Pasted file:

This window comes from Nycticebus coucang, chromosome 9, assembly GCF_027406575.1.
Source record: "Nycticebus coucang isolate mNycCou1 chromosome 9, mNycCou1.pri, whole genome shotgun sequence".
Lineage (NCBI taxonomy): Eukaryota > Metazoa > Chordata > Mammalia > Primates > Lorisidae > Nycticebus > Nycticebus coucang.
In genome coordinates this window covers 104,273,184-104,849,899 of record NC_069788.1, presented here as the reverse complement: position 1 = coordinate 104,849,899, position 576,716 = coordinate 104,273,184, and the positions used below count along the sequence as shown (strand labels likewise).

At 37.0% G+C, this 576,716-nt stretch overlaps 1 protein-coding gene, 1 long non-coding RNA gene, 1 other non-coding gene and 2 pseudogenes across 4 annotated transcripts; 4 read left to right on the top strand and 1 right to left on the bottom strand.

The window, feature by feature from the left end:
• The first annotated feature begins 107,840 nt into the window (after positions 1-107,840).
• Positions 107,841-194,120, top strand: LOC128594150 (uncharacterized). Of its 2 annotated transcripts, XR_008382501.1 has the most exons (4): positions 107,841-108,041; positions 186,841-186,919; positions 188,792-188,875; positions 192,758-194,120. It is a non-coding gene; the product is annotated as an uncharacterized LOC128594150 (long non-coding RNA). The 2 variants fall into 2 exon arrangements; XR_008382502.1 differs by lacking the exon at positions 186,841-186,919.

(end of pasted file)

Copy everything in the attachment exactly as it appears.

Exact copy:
This window comes from Nycticebus coucang, chromosome 9, assembly GCF_027406575.1.
Source record: "Nycticebus coucang isolate mNycCou1 chromosome 9, mNycCou1.pri, whole genome shotgun sequence".
Lineage (NCBI taxonomy): Eukaryota > Metazoa > Chordata > Mammalia > Primates > Lorisidae > Nycticebus > Nycticebus coucang.
In genome coordinates this window covers 104,273,184-104,849,899 of record NC_069788.1, presented here as the reverse complement: position 1 = coordinate 104,849,899, position 576,716 = coordinate 104,273,184, and the positions used below count along the sequence as shown (strand labels likewise).

At 37.0% G+C, this 576,716-nt stretch overlaps 1 protein-coding gene, 1 long non-coding RNA gene, 1 other non-coding gene and 2 pseudogenes across 4 annotated transcripts; 4 read left to right on the top strand and 1 right to left on the bottom strand.

The window, feature by feature from the left end:
• The first annotated feature begins 107,840 nt into the window (after positions 1-107,840).
• Positions 107,841-194,120, top strand: LOC128594150 (uncharacterized). Of its 2 annotated transcripts, XR_008382501.1 has the most exons (4): positions 107,841-108,041; positions 186,841-186,919; positions 188,792-188,875; positions 192,758-194,120. It is a non-coding gene; the product is annotated as an uncharacterized LOC128594150 (long non-coding RNA). The 2 variants fall into 2 exon arrangements; XR_008382502.1 differs by lacking the exon at positions 186,841-186,919.